Take charge of your own destiny

original Express story by Emma Watson 11 aug 16


A transition centre where the community would "own its own future" has received a $20,000 funding boost to get off the ground.

Voices of the Valley's idea was named winner of VicHealth's Latrobe Valley Community Challenge - an initiative aimed at community groups driving jobs growth in the region.

The group plans on holding community consultations in Latrobe Valley towns - big and small - before feasibility studies are eventually undertaken.

The end goal is a transition centre that fosters and supports localised community cooperatives producing food or energy the community itself would use and sell.

"You can't transition a technology or an economy without transitioning a community," VotV's Ron Ipsen said.

"A lot of the plans (we've seen) seem to overlook that.

"So we've had an overall view of what was needed and we're just putting the pieces together - it's like a big jigsaw puzzle and everyone has a little bit of an answer that all sort of fits in."

The transition centre would involve education or re-skilling capabilities, community-owned projects such as 'solar gardens' and a community energy bank to act as storage.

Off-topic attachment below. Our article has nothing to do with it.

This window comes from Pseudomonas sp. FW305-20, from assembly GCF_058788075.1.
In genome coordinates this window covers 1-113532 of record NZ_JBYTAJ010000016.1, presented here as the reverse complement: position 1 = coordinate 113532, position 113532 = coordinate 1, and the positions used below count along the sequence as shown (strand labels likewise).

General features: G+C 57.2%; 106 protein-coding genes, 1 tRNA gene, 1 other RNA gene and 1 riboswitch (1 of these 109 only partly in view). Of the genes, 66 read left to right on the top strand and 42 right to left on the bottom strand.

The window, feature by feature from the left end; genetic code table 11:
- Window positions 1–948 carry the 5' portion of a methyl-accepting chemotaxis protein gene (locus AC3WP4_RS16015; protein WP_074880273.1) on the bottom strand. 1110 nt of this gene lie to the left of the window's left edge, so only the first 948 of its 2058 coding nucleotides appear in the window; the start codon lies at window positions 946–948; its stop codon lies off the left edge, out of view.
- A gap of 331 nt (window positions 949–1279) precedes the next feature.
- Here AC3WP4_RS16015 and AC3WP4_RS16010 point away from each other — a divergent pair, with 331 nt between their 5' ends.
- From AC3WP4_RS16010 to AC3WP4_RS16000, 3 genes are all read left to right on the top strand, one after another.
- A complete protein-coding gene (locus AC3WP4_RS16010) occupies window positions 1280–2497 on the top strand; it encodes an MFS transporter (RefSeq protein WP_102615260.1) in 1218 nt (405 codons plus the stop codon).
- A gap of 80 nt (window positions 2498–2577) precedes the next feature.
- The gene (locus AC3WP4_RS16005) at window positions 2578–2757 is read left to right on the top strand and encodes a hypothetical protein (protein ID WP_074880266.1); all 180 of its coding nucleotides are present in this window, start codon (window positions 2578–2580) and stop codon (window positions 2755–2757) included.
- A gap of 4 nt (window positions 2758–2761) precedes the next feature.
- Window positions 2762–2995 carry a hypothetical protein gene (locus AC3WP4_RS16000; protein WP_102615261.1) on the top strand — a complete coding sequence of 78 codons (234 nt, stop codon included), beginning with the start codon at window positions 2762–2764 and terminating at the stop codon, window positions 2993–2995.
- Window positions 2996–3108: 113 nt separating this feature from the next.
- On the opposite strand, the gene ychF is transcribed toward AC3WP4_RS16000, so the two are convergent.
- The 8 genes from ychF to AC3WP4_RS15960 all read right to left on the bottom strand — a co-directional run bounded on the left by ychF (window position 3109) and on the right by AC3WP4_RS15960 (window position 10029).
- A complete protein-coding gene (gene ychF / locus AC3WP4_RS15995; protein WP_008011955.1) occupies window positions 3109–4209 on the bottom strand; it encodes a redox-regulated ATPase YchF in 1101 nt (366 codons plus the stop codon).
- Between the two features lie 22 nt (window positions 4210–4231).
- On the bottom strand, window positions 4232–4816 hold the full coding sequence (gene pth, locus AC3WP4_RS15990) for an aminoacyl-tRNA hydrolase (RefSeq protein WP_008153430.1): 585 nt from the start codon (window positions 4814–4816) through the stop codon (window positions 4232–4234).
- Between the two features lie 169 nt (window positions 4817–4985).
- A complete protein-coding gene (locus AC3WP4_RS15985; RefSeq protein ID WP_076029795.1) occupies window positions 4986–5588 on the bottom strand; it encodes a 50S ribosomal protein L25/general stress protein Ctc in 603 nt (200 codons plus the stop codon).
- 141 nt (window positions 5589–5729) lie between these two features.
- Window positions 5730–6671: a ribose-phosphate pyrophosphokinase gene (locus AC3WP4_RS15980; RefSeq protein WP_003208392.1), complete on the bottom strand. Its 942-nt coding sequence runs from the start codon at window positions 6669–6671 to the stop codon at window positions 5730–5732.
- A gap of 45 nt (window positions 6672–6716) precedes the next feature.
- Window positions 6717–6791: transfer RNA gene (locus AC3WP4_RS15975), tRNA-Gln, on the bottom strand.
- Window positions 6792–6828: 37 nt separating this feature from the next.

Mr Ipsen said the centre's research facilities would tap onto the storage and look into future directions.

VotV's Wendy Farmer said the funding was a great starting point "for the work that needs to be done", with potential to "push the ideas and the transition centre further".

Despite being named the $20,000 funding recipient, VotV hopes to continue working with the three other teams involved in the challenge.

VicHealth executive lead of the policy development office Kellie Horton said the organisation intended to work with each of the initiatives and find out how best to support them in their next phase of work.

She said the teams discussed future opportunities to work as a collective following yesterday's funding announcement.

"We are really interested in working with the four teams as a collective, because it feels like there's a real movement now around community driven approaches," Ms Horton said.

"We want to support what happens next with that collective group. And so the session today is about exploring options there and seeing how VicHealth can best be part of the next step."

VicHealth launched the Valley challenge this year following conversations surrounding the Hazelwood Mine Fire Inquiry.

Ms Horton said the organisation had learnt a lot through its program, which supported the development of four "very different, very strong initiatives" that had "great potential for success".

VicHealth will now evaluate the initiative and share its findings with other organisations.

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